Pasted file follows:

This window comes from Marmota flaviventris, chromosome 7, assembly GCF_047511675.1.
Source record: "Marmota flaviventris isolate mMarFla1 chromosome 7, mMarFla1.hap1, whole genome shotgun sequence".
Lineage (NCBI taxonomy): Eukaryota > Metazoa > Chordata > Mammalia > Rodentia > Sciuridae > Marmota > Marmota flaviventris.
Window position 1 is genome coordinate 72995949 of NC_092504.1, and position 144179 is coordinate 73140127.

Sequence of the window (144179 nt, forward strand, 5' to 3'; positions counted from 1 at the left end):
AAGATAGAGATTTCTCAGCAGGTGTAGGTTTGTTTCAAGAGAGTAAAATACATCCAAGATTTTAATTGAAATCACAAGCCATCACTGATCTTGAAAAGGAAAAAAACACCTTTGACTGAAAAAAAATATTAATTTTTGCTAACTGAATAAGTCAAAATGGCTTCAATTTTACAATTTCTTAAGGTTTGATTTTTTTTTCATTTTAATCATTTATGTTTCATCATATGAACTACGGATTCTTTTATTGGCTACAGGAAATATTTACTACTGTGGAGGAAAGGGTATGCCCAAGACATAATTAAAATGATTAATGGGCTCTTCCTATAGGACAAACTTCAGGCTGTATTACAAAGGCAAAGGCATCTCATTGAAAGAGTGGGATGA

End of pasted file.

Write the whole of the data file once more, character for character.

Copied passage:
This window comes from Marmota flaviventris, chromosome 7, assembly GCF_047511675.1.
Source record: "Marmota flaviventris isolate mMarFla1 chromosome 7, mMarFla1.hap1, whole genome shotgun sequence".
Lineage (NCBI taxonomy): Eukaryota > Metazoa > Chordata > Mammalia > Rodentia > Sciuridae > Marmota > Marmota flaviventris.
Window position 1 is genome coordinate 72995949 of NC_092504.1, and position 144179 is coordinate 73140127.

Sequence of the window (144179 nt, forward strand, 5' to 3'; positions counted from 1 at the left end):
AAGATAGAGATTTCTCAGCAGGTGTAGGTTTGTTTCAAGAGAGTAAAATACATCCAAGATTTTAATTGAAATCACAAGCCATCACTGATCTTGAAAAGGAAAAAAACACCTTTGACTGAAAAAAAATATTAATTTTTGCTAACTGAATAAGTCAAAATGGCTTCAATTTTACAATTTCTTAAGGTTTGATTTTTTTTTCATTTTAATCATTTATGTTTCATCATATGAACTACGGATTCTTTTATTGGCTACAGGAAATATTTACTACTGTGGAGGAAAGGGTATGCCCAAGACATAATTAAAATGATTAATGGGCTCTTCCTATAGGACAAACTTCAGGCTGTATTACAAAGGCAAAGGCATCTCATTGAAAGAGTGGGATGA